Tips for Using Your Database to Drive Revenue

Direct marketers often are not very creative about how they take advantage of their marketing databases. Sure, modern marketing databases are used to make general decisions about whom to promote. Typically this is done with rules-based logic such as RFM cells or — even better — with statistics-based predictive models. However, this is just scratching the surface of what a modern marketing database can do for you!

In an earlier article — "Techniques for Leveraging Atomic-Level Data," Chief Marketer, December 21, 2010 — I outlined six ways that a modern marketing database can be employed to help drive increased revenues and profits:

  • Identify commonality within customers.
  • Identify commonality within merchandise.
  • Identify commonality within customer/merchandise hybrids.
  • Build merchandise-driven predictive models.
  • Conduct data-driven operational CRM.
  • Implement Marketing Action/Reaction Systems.

Here are three additional ideas:

Rapid-Cycle Marketing

A modern marketing database allows companies to dramatically reduce campaign cycle times while simultaneously enhancing targeting effectiveness. In fact, it is now possible to contact affected customers within hours of when a high-potential event has taken place. This is known as Rapid-Cycle Marketing. A recent example is Federal stimulus money for education and infrastructure improvements. Here is how Rapid-Cycle Marketing works:

  • Significant funding is announced.
  • The marketing database is queried to identify the customers that qualify.
  • A highly-targeted promotional campaign is then developed and deployed, driven by quick-turnaround channels such as phone, email and laser-printed letters.
  • The resulting purchase transactions and promotion history are looped back to the marketing database, thereby enhancing future analysis and targeting.

Generating "Action Lists"

A modern marketing database can be coupled with an ongoing program of analytical investigation to generate "action lists" such the following:

  • Lists of the products and services that are not being purchased by given customers, but which are likely being purchased from the competition. There are several ways of determining this. One is to track consumables. If a customer is buying "say "laser cartridges from you, it is certain that some company "somewhere "is benefiting from the purchase of the printers.
  • Lists of distinct categories of customers such as: new, high-potential, at-risk, and already-lost. Many of these lists, such as of high-potential and at-risk customers, are driven by statistics-based predictive models. Often, guidance on recommended actions can be generated from other, non-modeling forms of analysis.
  • For companies that have a B2B component, lists of individual-level prospects within existing company-level and location-level customers. In B2B, the definition of a customer is contingent upon the level of analysis. For example, assume that the Acme Manufacturing Company is a customer. Within Acme Manufacturing, the Akron, Ohio location is a customer but not the Harrisburg, PA location. Likewise, within the Akron location, Joe Adams is a customer but not John Jackson.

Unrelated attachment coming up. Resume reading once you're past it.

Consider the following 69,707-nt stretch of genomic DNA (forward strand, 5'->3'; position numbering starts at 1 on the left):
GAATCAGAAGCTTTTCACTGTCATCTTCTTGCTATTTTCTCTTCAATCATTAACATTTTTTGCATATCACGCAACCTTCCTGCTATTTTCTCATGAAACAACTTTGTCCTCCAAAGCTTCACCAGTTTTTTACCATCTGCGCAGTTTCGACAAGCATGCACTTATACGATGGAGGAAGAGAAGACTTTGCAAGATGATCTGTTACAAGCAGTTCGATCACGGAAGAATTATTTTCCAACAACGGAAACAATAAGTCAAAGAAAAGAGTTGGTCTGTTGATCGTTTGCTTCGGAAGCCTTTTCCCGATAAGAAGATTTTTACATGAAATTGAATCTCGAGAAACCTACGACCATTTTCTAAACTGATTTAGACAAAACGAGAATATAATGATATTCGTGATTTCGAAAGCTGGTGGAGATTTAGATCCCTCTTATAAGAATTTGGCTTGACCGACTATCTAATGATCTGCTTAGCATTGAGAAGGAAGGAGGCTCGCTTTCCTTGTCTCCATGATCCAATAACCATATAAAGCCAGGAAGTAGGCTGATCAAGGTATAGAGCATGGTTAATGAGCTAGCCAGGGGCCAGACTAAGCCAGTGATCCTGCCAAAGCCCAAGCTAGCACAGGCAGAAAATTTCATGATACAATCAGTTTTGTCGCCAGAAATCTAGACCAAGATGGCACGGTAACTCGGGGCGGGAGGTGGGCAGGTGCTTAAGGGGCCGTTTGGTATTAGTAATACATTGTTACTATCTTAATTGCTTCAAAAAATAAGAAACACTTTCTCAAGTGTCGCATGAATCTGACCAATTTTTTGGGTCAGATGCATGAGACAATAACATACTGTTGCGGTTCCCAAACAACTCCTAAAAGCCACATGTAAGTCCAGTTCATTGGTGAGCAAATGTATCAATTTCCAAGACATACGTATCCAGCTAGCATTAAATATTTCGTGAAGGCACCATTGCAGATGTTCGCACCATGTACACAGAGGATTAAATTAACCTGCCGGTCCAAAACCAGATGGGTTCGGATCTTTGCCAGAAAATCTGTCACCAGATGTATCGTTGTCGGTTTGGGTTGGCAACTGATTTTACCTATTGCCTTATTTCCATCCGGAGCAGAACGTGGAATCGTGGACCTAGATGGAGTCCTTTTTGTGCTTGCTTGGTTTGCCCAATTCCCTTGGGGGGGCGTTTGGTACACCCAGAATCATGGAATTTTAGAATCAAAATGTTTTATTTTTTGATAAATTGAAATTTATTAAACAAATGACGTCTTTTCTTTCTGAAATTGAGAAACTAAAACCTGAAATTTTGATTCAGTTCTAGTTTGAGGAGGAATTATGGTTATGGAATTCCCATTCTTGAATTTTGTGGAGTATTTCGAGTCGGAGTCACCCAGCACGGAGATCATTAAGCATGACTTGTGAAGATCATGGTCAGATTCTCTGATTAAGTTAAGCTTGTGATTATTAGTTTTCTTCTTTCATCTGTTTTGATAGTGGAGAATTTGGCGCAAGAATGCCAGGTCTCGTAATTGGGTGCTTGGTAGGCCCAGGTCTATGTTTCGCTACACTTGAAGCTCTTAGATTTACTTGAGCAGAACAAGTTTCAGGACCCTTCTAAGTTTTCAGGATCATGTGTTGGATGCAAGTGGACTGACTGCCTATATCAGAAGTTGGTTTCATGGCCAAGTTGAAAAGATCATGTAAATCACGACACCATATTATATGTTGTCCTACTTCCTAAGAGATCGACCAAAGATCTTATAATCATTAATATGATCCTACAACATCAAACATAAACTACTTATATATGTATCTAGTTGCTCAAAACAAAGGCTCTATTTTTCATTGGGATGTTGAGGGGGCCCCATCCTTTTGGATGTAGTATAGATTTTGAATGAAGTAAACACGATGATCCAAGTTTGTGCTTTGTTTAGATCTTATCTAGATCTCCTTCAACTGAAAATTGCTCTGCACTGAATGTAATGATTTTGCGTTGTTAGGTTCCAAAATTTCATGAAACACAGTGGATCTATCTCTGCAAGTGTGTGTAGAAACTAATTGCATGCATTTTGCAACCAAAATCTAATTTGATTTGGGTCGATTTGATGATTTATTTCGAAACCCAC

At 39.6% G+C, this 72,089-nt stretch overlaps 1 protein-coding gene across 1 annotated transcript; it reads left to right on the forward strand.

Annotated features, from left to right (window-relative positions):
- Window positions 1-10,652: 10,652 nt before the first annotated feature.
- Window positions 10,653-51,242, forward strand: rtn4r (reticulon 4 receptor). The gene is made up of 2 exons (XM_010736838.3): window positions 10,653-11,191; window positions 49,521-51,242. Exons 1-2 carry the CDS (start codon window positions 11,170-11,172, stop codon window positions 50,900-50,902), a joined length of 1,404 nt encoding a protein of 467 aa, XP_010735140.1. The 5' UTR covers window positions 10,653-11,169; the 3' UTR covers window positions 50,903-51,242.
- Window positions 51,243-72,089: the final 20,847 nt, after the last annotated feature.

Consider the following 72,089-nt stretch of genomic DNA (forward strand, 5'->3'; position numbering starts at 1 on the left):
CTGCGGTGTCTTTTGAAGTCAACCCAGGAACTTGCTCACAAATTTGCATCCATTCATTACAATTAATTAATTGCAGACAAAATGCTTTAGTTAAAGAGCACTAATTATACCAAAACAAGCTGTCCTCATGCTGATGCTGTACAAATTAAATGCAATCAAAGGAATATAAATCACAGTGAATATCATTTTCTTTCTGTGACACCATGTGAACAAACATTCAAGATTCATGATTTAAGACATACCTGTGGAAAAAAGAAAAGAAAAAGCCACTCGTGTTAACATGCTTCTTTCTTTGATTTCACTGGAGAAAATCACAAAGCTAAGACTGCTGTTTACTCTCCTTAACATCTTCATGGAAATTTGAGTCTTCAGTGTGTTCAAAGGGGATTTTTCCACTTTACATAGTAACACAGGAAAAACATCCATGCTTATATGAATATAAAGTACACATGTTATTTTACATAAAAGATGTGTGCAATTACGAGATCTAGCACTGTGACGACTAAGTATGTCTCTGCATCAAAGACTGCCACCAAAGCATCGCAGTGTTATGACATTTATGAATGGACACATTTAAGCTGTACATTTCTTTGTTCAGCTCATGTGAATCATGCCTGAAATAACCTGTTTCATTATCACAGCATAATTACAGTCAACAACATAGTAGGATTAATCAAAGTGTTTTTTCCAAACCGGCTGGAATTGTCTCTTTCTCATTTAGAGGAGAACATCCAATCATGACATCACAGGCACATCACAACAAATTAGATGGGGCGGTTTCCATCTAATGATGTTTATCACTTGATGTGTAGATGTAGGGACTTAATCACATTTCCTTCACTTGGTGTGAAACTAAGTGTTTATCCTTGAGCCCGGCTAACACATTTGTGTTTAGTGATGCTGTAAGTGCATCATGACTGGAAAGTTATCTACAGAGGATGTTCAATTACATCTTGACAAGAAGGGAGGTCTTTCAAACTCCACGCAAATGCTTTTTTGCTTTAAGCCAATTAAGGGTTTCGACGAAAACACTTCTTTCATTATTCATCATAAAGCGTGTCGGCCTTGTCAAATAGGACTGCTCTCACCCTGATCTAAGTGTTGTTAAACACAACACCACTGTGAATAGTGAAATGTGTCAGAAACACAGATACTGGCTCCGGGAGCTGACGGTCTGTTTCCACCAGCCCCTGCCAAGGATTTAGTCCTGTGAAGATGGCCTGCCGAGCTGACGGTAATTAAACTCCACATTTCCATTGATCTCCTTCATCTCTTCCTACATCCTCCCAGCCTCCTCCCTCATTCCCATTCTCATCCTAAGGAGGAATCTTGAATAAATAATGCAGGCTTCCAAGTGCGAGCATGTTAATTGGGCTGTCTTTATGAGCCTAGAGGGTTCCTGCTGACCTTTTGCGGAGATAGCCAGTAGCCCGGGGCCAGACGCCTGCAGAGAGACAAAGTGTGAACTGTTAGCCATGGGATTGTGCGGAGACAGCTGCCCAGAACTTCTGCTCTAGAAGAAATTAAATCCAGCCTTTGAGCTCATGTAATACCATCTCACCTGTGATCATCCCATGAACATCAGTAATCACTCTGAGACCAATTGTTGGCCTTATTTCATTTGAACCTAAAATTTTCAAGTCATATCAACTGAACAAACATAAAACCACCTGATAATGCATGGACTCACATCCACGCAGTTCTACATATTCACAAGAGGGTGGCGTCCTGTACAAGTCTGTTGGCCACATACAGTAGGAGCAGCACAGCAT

Data-driven action lists are extremely helpful for companies that operate outbound telemarketing and/or field sales departments. Outbound telemarketing and field sales professionals are most successful when their efforts are closely coordinated with direct marketing channels such as mail, email and fax. A marketing database coupled with insightful analytics serves as the foundation for this close coordination.

Optimizing Merchandise Adjacencies

A modern marketing database can be invaluable in the optimization of merchandise placement within websites and brick-and-mortar retail stores. For example, for a company with $1.5 billion in revenue across approximately 200 outlets, analysis revealed that two very-positively correlated merchandise categories were located at opposite corners of the stores. Among other changes to the merchandise configuration, these two categories were moved next to each other.

Closing Thoughts

If you are using your marketing database just to make better general decisions about whom to promote, then you are leaving money on the table! Think creatively about additional applications. Can your company benefit from Rapid-Cycle Marketing? Can you generate "action lists," along with data-driven guidance on how to take advantage of them? If you have an outbound telesales group or field sales force, can you make it easier for them to sell? Can you use analytics to do a better job of merchandise arrangement? How many of the six other initiatives mentioned earlier are applicable? What about other ideas? There almost certainly are additional ways that your marketing database can help grow your revenues and profits!